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 Turkman leader says Kirkuk dispute cannot be resolved without Turkman-Kurd agreement

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Turkman leader says Kirkuk dispute cannot be resolved without Turkman-Kurd agreement  12.5.2012  








The Kurds are seeking to integrate the province into the semi-autonomous Kurdistan Region clamming it to be historically a Kurdish city, it lies just south border of the Kurdistan region. Kurds have a strong cultural and emotional attachment to Kirkuk, which they call "the Kurdish Jerusalem." Kurds see it as the rightful and perfect capital of an autonomous Kurdistan state. Photo: UKS
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May 12, 2012

KIRKUK, Iraq's border with Kurdistan region, — The key players who can resolve the territorial dispute over the oil rich Kirkuk province are Turkmans and Kurds, a Turkman party leader said.

Kirkuk issue is not the problem between the Baghdad and Kurdistan Region governments, rather it is a dispute between Kurds and Turkmans, said Asam Adel, the general secretary of National Turkman Party.

The tenure of Kirkuk which rests on 40% of Iraqi oil reserves has been disputed between Baghdad and the Kurdistan Region governments for a long time.

Kurds who claim a Kurdish identity for Kirkuk city (center of the province) were irritated when Iraqi Prime Minister Nouri al-Maliki said during his visit to Kirkuk this week that Kirkuk is an Iraqi city.

There are also Turkmans in the province who claim aboriginality. Most of them support the idea of declaring Kirkuk an autonomous region within Iraqi federal state. Arabs endeavor for keeping Kirkuk within the borders of Baghdad administration by giving the province more authorities. However, Kurds refuse both options. They demand Kirkuk be annexed to Kurdistan.

Adel said if Kurds and Turkmans agreed over strategic issues and were able to build mutual trust "70% of the crisis[over Kirkuk] is over."

Kurds have laid all their hope in the enforcement of the constitutional article 140 which specifies the stages for indicating the owner of the province.

First the displaced people should be returned to their homeland and compensated, then a population census should be conducted to indicate the density of each ethnic group, and finally a public referendum will determine whether Kirkuk should be run by Baghdad or Erbil.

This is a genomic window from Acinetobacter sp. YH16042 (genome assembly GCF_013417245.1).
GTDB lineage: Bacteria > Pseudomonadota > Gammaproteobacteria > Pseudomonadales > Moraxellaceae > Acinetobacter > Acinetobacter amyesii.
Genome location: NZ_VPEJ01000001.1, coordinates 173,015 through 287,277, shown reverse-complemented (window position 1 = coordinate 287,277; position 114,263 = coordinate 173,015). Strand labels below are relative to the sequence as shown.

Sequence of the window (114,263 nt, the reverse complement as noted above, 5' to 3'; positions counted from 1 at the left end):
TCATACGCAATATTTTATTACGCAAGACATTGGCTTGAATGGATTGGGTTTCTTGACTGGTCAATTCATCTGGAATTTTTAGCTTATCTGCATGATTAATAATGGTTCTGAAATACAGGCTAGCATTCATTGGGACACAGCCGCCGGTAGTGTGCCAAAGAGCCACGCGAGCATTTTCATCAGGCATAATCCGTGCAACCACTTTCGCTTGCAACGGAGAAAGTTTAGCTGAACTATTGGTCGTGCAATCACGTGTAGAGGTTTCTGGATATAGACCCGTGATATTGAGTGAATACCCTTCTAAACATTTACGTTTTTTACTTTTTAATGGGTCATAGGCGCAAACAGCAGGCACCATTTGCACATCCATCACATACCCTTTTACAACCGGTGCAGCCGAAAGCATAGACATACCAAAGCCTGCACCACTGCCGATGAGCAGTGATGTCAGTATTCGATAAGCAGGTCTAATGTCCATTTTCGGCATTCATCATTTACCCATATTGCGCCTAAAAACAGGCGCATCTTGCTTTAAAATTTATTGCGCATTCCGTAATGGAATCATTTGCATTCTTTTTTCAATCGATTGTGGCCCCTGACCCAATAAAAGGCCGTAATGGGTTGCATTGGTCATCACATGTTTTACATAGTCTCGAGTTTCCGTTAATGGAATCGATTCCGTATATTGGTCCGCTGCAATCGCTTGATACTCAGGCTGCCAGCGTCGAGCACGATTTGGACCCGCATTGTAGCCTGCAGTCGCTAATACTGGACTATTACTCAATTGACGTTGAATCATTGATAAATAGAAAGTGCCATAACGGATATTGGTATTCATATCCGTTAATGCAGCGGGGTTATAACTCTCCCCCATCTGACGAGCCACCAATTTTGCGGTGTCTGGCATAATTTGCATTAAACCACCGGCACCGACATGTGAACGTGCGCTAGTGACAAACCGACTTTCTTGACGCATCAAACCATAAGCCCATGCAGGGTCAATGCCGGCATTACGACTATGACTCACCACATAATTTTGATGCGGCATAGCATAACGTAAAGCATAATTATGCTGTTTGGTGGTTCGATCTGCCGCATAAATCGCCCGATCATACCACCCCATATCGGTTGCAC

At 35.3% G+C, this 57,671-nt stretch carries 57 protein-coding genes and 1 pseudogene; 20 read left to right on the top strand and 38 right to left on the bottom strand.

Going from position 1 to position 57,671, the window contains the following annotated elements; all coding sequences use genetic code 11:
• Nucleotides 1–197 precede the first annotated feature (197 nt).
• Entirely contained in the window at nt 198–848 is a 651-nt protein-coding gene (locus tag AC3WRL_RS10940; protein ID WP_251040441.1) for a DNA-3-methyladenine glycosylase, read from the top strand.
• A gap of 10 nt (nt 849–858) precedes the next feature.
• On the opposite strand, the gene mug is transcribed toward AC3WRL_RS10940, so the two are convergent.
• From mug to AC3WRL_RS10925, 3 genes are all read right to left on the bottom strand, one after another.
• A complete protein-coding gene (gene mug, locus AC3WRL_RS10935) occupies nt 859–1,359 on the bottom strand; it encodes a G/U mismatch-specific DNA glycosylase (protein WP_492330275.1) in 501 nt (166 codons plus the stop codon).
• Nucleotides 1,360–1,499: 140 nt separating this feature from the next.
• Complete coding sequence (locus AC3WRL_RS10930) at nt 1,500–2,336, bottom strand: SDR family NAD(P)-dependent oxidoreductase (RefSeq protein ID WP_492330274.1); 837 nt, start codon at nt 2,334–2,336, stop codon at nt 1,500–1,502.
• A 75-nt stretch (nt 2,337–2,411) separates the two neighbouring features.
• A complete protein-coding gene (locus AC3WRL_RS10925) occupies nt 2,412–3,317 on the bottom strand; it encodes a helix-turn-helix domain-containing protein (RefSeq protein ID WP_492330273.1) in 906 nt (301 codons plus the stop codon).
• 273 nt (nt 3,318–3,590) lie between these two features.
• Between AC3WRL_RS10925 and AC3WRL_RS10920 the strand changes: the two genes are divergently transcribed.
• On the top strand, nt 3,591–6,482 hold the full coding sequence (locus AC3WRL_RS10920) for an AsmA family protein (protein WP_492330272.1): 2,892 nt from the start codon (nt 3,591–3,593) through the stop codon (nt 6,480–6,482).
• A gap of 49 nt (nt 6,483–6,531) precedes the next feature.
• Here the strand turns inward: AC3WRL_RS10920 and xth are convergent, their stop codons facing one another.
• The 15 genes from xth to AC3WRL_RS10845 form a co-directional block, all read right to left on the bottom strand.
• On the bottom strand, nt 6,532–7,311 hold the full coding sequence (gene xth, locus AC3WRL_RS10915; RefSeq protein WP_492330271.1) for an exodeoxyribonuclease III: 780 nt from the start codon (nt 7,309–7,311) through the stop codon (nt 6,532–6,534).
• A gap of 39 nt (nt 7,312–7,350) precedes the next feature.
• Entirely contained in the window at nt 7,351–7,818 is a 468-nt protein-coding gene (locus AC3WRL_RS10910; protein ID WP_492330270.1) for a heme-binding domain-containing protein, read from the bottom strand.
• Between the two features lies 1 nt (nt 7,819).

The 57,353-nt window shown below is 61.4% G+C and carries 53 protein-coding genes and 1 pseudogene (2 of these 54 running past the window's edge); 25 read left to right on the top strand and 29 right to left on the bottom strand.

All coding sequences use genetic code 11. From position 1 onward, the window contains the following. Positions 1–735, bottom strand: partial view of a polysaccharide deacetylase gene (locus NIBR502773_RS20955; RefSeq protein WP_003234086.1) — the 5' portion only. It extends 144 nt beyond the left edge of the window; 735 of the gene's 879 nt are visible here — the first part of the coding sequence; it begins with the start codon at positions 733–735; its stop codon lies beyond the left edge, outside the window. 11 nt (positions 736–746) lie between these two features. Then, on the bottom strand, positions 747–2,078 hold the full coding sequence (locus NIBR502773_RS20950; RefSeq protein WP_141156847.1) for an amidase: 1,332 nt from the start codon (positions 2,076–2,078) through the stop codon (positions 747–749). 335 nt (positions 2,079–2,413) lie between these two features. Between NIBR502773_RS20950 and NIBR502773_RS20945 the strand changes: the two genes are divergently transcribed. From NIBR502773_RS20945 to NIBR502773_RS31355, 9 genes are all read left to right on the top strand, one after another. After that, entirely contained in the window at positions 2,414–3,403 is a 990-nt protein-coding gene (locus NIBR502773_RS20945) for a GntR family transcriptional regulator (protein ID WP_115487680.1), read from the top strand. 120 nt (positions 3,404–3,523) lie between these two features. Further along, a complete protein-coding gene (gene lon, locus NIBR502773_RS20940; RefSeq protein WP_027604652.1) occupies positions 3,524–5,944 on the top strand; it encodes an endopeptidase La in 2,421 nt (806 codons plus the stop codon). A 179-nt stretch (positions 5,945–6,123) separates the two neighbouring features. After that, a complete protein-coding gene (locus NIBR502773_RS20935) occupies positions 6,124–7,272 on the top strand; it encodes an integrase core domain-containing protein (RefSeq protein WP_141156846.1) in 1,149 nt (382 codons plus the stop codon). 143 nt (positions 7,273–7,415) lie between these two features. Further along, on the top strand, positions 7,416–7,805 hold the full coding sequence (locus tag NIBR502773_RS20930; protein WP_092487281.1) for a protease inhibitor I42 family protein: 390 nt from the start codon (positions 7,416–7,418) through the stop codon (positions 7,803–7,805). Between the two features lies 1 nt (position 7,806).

The article had to be completely enforced by end of 2007. However, the first stage of it is still not completed.

Adel said the issue of Kirkuk cannot be resolved by Kurds and Arabs alone. "The closest solution is bound to the agreement between Turkmans and Kurds."

National Turkish Party was founded by Iraqi Turkmans in diaspora in 1988.

The dispute over Kirkuk, to the northeast of Baghdad, as negatively affected on security situation. The province is subject to frequent armed attacks, robberies, abductions and bombings.

The oil-rich province of Kirkuk is one of the most disputed areas by the regional government and the Iraqi government in Baghdad.

The Kurds are seeking to integrate the province into the semi-autonomous Kurdistan Region clamming it to be historically a Kurdish city, it lies just south border of the Kurdistan autonomous region,
www.ekurd.net the population is a mix of majority Kurds and minority of Arabs, Christians and Turkmen, lies 250 km northeast of Baghdad. Kurds have a strong cultural and emotional attachment to Kirkuk, which they call "the Kurdish Jerusalem." Kurds see it as the rightful and perfect capital of an autonomous Kurdistan state.

Article 140 of the Iraqi constitution is related to the normalization of the situation in Kirkuk city and other disputed areas through having back its Kurdish inhabitants and repatriating the Arabs relocated in the city during the former regime’s time to their original provinces in central and southern Iraq.

The article also calls for conducting a census to be followed by a referendum to let the inhabitants decide whether they would like Kirkuk to be annexed to the autonomous Iraqi Kurdistan region or having it as an independent province.

The former regime of Iraqi President Saddam Hussein had forced over 250,000 Kurdish residents to give up their homes to Arabs in the 1970s, to "Arabize" the city and the region's oil industry.

The last ethnic-breakdown census in Iraq was conducted in 1957, well before Saddam began his program to move Arabs to Kirkuk. That count showed 178,000 Kurds, 48,000 Turkomen, 43,000 Arabs and 10,000 Assyrian-Chaldean Christians living in the city. 

AK news part of the report by
Abdul-Qader Wandawi

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